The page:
4. American Cowboy March 26, 2015 10:03 am

    Maybe the search should be for patent “reliability.” Can the patent owner and others rely on the patent to define a protected invention with enough clarity so that they know what infringes and what doesn’t, and can they rely on the patent to be enforced by the courts and PTAB to protect that defined invention when challenged? If the answer is yes, then you have reliability and quality.

    Of course, as Curious suggested, if there is enough money at stake, the infringer will conjure up arguments out of thin air. The fact that some white shoe litigator makes the argument is deemed to give it some credibility.

    We also have the inherent problem that we are relying on words to define things that are not words. There will inevitably be a mismatch, and the scrivener needs to be given a break now and then. Look at how the Brain Trust called Congress writes legislation that those white-shoed folks find ways to misinterpret.

  5. Night Writer March 26, 2015 1:55 pm

    Get outside help. Start outsourcing patent examination. At least the searches.

  6. American Cowboy March 26, 2015 3:07 pm

    Ironically, todays later IPWatchdog article highlights the uncertainty spawned by Scotus in Alice, to wit: “The fact is, patent examiners are struggling with the application of 35 USC 101 in light of the Alice decision just as much as everyone else. Greater uncertainty among both patent applicants and patent examiners surely increases the likelihood of disagreement between them…”

    Shows that Scotus is undermining reliability and undermining quality.

  7. Paul F. Morgan March 26, 2015 3:32 pm

    Here is a serious PTO quality issue I have yet to see discussed by others: the inability of the PTO to tell the difference between publicly important work and less important work, and act accordingly: It has been obvious to anyone patent-savvy for generations that reissue applications, reexaminations, long-pending “submarine” applications, and interference requests, for example, frequently involved applications of high public importance, and thus should get high and thorough processing priority, but instead are allowed to stuffed under work piles of far less important applications, or even allowed to be completely ignored. Only in recent years has this situation even started to improve, with some internal reassignments. Congress had to impose statutory time deadlines on PTO AIA post-grant proceedings for them to be effective.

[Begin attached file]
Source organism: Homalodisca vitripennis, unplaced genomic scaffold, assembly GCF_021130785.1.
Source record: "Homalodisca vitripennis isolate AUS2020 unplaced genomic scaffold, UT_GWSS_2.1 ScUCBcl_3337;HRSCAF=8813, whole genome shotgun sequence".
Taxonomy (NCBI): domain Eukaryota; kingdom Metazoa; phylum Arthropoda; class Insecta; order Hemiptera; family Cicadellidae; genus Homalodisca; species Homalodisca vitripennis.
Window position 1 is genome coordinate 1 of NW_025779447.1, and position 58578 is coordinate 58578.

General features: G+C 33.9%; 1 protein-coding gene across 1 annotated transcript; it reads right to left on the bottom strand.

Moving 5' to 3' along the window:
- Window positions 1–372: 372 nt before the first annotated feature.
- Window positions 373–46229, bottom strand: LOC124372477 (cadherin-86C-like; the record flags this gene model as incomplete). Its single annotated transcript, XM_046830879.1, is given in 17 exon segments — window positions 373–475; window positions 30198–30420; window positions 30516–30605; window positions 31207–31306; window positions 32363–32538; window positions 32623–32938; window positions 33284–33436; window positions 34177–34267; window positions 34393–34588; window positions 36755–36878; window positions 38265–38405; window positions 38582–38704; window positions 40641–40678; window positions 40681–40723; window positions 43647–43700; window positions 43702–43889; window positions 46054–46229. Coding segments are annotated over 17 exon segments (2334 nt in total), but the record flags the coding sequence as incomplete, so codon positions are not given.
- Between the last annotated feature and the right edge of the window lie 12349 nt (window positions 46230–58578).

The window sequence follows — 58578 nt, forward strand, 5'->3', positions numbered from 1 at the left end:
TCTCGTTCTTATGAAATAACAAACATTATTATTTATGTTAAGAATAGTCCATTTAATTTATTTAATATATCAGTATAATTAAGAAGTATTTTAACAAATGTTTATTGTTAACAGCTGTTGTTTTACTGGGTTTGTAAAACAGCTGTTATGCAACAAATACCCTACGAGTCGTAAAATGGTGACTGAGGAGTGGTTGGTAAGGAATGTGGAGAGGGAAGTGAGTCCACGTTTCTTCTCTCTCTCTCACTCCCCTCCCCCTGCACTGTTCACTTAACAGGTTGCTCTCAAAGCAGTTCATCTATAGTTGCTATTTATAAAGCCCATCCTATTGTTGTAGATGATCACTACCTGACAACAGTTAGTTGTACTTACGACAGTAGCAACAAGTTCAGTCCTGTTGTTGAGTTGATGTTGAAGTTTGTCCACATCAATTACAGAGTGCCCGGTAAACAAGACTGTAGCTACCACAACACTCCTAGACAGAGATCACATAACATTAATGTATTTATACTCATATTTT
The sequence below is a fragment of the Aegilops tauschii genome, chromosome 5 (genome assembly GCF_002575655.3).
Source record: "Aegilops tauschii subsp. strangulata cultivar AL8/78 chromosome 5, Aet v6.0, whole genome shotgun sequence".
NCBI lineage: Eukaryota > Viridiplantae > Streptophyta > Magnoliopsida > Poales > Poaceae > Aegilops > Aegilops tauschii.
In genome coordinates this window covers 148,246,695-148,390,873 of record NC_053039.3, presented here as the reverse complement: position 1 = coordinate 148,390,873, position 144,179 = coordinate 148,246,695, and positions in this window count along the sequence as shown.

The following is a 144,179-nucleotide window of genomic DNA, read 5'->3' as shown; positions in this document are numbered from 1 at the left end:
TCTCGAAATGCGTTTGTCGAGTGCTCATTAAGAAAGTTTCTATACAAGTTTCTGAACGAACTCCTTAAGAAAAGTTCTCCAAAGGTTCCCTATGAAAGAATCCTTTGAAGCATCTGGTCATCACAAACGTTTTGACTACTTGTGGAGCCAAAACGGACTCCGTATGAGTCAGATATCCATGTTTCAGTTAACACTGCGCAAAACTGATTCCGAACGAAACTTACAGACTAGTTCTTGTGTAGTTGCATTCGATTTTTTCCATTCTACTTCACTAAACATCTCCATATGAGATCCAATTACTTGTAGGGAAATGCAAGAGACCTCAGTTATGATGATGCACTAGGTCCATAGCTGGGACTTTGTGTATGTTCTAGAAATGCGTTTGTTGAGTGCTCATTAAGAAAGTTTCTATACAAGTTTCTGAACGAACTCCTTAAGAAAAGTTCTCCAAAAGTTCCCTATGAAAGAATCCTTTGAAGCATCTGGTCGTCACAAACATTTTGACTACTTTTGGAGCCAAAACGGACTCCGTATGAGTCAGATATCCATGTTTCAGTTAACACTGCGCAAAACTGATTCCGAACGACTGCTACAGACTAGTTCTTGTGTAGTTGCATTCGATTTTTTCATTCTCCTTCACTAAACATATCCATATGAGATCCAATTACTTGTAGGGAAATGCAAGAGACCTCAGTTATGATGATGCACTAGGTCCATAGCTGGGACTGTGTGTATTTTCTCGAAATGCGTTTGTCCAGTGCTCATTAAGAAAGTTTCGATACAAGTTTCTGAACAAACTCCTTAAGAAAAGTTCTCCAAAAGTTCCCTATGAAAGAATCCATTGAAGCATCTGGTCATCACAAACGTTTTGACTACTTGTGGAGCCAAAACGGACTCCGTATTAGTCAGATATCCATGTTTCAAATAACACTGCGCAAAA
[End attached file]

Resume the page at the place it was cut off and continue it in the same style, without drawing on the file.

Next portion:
8. Paul F. Morgan March 26, 2015 3:53 pm

    In response to “Curious” above, the PTO has its own enhanced, additional, claim “ambiguity” burdens that I doubt if you see as often in patent litigation. Half of all U.S. applications are now of foreign or pro se origin, many filed with raw-machine-translation claims or other ambiguity sources. Many other applications these days are initially filed with claims written with no clue as to the prior art. This makes prior art searching and compact prosecution difficult, and leads to extensively rewritten claims in the issued patent. Some of those claims may have have 112 support issues as well as ambiguity issues.
    The PTO could more often refuse to examine applications until the claims are rewritten in proper English and in compliance with proper claim drafting requirements.

  9. aldo March 27, 2015 7:44 pm

    patent quality is ultimately defined by the predictability it enables in the marketplace, the fairness it provides for all entities & the benefits it enables for society… at best that is a dynamic process that requires a more fluid inclusive process.

    the pto should be a traffic cop enabling fairness in the flow of technology, not a dam in search of a elusive gold standard patent. the backlog itself distorts market behaviors…

    the current fifo (first in first out) system needs to be re-thought with more marketplace input directing pto resources…

    balance between entities of very different size and resources needs to be restored…

    google has the technology to enable more beneficial & fair ip systems…

    blessings & be safe,

    aldo
    x-it inventor
    big lather inventor
    advocate